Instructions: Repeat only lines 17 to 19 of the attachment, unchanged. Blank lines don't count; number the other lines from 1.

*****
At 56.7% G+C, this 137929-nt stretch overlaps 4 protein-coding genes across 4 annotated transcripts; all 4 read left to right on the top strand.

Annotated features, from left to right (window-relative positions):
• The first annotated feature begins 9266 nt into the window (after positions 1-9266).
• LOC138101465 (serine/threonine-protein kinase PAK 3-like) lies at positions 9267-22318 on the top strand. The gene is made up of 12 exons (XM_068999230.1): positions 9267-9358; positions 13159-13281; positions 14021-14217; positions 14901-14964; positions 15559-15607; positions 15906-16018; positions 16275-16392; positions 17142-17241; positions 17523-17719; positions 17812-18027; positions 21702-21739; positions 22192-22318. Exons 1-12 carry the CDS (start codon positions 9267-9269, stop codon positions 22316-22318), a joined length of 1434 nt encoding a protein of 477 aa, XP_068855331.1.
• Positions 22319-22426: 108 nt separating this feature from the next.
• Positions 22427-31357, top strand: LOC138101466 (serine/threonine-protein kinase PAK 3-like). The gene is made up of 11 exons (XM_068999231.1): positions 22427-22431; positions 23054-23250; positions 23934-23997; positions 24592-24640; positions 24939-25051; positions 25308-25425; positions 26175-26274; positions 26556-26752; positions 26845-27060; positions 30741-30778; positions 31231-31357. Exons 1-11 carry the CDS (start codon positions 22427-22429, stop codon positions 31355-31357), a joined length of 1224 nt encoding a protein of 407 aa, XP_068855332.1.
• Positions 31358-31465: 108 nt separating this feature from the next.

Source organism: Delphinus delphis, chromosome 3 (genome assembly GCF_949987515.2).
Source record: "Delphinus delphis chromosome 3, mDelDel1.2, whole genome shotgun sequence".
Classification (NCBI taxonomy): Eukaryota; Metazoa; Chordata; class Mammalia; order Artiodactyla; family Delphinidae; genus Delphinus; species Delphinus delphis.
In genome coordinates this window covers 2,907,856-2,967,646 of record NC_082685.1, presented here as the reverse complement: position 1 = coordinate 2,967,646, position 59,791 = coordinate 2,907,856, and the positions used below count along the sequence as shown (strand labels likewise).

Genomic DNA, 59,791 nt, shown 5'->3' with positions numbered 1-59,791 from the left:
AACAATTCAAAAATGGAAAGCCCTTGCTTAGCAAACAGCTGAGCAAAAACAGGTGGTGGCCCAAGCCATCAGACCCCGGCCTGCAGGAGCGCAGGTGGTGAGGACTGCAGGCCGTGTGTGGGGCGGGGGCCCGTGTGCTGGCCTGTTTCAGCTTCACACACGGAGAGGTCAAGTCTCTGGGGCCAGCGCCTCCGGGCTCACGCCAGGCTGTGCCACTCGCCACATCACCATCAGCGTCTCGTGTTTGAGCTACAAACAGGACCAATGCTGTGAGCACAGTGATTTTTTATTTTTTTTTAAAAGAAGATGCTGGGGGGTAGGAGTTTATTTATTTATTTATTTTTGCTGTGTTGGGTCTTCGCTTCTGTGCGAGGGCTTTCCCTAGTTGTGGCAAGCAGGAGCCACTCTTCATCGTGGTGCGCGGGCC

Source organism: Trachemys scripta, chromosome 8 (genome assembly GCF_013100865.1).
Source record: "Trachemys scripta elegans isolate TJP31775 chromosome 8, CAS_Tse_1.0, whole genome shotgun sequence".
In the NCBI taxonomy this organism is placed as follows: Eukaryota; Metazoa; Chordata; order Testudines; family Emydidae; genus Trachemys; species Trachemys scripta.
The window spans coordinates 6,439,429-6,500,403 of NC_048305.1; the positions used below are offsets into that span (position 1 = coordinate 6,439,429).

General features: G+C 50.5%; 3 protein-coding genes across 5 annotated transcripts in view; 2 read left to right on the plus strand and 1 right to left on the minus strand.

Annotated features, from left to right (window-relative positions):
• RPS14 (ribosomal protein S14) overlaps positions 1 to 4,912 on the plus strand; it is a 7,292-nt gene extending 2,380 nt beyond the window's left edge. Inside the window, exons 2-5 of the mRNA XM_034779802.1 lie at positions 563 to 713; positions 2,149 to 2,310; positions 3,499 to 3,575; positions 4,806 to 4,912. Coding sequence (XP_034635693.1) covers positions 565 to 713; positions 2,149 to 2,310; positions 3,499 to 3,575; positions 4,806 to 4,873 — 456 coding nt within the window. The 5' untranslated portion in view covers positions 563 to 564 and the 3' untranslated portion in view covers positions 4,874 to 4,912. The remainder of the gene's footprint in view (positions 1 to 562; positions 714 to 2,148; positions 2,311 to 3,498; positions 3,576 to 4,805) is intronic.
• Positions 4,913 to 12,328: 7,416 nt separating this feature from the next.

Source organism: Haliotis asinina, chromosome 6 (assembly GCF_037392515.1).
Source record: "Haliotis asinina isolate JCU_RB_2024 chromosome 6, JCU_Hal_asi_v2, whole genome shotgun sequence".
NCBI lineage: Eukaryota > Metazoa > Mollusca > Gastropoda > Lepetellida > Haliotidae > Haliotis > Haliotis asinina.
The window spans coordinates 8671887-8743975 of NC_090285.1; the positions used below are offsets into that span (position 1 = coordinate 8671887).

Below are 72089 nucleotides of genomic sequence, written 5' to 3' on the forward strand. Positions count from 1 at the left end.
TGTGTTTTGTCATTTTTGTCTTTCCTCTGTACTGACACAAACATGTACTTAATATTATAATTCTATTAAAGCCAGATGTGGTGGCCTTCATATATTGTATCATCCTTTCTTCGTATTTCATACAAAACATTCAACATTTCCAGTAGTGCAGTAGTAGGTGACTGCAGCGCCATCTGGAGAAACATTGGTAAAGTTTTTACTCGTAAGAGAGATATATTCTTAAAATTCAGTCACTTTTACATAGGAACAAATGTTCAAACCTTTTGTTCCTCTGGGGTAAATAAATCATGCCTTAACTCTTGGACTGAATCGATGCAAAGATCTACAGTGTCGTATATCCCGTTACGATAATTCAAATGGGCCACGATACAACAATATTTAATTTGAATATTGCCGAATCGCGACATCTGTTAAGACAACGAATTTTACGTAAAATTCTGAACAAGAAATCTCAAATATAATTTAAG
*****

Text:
The window spans coordinates 6,439,429-6,500,403 of NC_048305.1; the positions used below are offsets into that span (position 1 = coordinate 6,439,429).

General features: G+C 50.5%; 3 protein-coding genes across 5 annotated transcripts in view; 2 read left to right on the plus strand and 1 right to left on the minus strand.

Annotated features, from left to right (window-relative positions):